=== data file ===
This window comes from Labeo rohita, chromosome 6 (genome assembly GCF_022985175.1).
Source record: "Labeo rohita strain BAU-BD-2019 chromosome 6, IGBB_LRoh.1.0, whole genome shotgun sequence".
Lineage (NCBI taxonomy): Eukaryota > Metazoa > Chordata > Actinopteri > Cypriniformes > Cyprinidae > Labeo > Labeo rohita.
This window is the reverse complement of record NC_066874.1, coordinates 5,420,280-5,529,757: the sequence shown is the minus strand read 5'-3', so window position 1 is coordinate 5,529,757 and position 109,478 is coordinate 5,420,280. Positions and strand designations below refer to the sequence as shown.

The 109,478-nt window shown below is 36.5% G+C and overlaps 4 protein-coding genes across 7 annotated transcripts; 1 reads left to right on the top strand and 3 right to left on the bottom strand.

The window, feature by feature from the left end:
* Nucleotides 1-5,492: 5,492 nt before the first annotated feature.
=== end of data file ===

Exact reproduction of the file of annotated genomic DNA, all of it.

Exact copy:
This window comes from Labeo rohita, chromosome 6 (genome assembly GCF_022985175.1).
Source record: "Labeo rohita strain BAU-BD-2019 chromosome 6, IGBB_LRoh.1.0, whole genome shotgun sequence".
Lineage (NCBI taxonomy): Eukaryota > Metazoa > Chordata > Actinopteri > Cypriniformes > Cyprinidae > Labeo > Labeo rohita.
This window is the reverse complement of record NC_066874.1, coordinates 5,420,280-5,529,757: the sequence shown is the minus strand read 5'-3', so window position 1 is coordinate 5,529,757 and position 109,478 is coordinate 5,420,280. Positions and strand designations below refer to the sequence as shown.

The 109,478-nt window shown below is 36.5% G+C and overlaps 4 protein-coding genes across 7 annotated transcripts; 1 reads left to right on the top strand and 3 right to left on the bottom strand.

The window, feature by feature from the left end:
* Nucleotides 1-5,492: 5,492 nt before the first annotated feature.